Here is my initial pass at captions, more basic content than punchy prose at this point. I’ve eschewed specific historical details and instead focused on design elements or larger historical trends. That’s partially because the fun stuff is too speculative and partially because it just doesn’t fit, but mostly because I think Serrell’s advice about focusing on the object itself is wise. I want to work in some subset of technology, women’s fancywork, mass media, and Japonism. They’re interesting things going on at the time of the quilt’s creation, which can be physically illustrated by the quilt, and can be tied into larger narratives. So to a great extent, I think the contents of the caption should be driven by what we decide to say in the exhibit as a whole, what narrative needs to be reinforced and what gaps filled.
Which is kind of a wishy-washy way of saying I’d go with Caption 3, but am not married to it. Caption 1 speaks to technology in general (it feels a bit too general) and highlights color, which is the immediate striking feature of the quilt. Caption 2 speaks not only to middle class women’s roles but to the specifics of what they were doing and making (but as it largely conforms to gendered stereotypes and expectations, I don’t know if there’s much educational value). If we want to talk about fancywork this is probably the object where we should do so. Caption 3 is all about Japonism, which echoes the international connections of some of the other objects, but also ties the quilt firmly to Philadelphia at a specific moment in time and is very clearly illustrated by some of the quilt’s design motifs.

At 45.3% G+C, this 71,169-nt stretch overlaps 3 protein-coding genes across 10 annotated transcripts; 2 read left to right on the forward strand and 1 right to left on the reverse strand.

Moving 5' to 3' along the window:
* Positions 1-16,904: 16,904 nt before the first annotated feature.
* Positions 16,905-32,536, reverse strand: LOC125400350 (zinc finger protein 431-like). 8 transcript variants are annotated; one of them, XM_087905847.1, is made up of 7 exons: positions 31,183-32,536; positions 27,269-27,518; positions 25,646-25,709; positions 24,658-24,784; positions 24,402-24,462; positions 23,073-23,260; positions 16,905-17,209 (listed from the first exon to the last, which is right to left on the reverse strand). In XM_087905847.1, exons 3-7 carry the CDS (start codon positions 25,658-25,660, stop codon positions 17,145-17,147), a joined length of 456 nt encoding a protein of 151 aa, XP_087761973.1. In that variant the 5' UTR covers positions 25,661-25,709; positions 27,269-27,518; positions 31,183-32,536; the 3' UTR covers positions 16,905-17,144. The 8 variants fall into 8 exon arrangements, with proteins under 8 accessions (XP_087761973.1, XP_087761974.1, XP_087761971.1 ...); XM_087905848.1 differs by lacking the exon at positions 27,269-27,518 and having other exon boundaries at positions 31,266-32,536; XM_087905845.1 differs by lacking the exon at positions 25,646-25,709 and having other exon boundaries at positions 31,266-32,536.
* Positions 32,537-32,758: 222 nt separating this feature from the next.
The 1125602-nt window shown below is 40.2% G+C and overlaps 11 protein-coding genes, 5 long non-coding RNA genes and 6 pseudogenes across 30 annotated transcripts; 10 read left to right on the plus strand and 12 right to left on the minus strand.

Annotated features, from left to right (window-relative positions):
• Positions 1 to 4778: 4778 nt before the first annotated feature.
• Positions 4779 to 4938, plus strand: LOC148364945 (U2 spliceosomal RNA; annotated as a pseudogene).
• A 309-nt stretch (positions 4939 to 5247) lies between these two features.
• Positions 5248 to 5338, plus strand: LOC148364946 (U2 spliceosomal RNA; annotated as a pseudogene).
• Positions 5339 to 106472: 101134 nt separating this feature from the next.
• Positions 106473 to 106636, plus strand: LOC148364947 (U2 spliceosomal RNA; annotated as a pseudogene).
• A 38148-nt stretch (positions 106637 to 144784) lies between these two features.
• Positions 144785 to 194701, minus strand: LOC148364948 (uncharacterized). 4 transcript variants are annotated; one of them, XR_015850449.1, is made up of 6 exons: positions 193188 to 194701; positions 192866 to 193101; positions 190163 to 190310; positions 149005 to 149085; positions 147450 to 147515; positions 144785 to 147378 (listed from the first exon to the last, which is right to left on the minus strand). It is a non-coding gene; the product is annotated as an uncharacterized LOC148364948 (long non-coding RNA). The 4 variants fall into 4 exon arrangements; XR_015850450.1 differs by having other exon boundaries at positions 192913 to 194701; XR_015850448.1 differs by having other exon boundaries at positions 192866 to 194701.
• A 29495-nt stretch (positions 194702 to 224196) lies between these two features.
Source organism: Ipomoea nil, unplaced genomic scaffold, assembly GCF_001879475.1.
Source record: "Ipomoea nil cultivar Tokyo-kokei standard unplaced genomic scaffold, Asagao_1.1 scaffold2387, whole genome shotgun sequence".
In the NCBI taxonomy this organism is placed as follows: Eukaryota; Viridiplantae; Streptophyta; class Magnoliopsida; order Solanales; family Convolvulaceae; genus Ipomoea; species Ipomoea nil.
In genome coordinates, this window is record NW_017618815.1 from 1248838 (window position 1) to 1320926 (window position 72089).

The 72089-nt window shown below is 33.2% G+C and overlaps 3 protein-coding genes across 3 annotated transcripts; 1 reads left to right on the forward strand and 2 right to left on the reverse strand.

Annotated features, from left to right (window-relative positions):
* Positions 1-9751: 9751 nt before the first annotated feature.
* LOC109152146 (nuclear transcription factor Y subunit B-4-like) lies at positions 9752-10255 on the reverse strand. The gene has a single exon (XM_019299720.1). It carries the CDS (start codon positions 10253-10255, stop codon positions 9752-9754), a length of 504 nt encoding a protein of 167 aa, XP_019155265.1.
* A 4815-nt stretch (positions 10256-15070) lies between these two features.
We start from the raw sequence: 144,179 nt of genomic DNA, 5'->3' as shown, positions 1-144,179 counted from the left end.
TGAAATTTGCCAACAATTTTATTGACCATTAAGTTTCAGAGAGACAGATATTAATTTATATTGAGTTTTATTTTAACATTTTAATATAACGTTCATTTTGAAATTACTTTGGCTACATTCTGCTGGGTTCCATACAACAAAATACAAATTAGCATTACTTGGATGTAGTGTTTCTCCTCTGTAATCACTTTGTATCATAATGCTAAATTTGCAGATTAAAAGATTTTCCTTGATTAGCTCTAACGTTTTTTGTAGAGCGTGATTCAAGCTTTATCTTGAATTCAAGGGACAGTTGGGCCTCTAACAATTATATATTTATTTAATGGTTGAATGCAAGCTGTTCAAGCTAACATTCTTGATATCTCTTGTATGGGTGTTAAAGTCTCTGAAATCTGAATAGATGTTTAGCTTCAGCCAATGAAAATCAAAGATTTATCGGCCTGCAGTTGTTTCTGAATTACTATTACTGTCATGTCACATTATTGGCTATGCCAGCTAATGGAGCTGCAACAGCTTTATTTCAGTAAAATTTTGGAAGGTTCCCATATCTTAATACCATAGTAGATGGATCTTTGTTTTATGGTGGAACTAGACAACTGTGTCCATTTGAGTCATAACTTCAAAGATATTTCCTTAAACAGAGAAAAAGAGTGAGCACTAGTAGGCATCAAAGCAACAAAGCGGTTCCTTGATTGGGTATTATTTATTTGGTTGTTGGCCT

Caption 1: The crazy quilt showcases nineteenth century technological developments. Synthetic aniline dyes offered consumers fabrics in a range of brilliant colors. Machine sewing saved time and allowed for the precise quilting of the cranberry border. Mass media—including Godey’s Lady’s Book and Peterson’s Magazine—provided patterns, technical advice, and design inspiration.
Caption 2: Middle class women were responsible for domestic tasks, including decorating the home. Crazy quilts were typically display pieces. The embroidery rewards close inspection: colorful flowers, a three-dimensional cattail, and elaborate joining of pieces are a visual delight. Such fancywork was both a feminine duty and opportunity for artistic expression.
Caption 3: Philadelphia’s 1876 World’s Fair introduced Americans to Japanese aesthetics, including asymmetrical designs and the cracked glaze of “crazed” pottery. The creators of crazy quilts embraced irregularity and incorporated other Japanese-inspired designs. The fan motif was very popular. Look closely and you can see an embroidered figure wearing a kimono and clogs.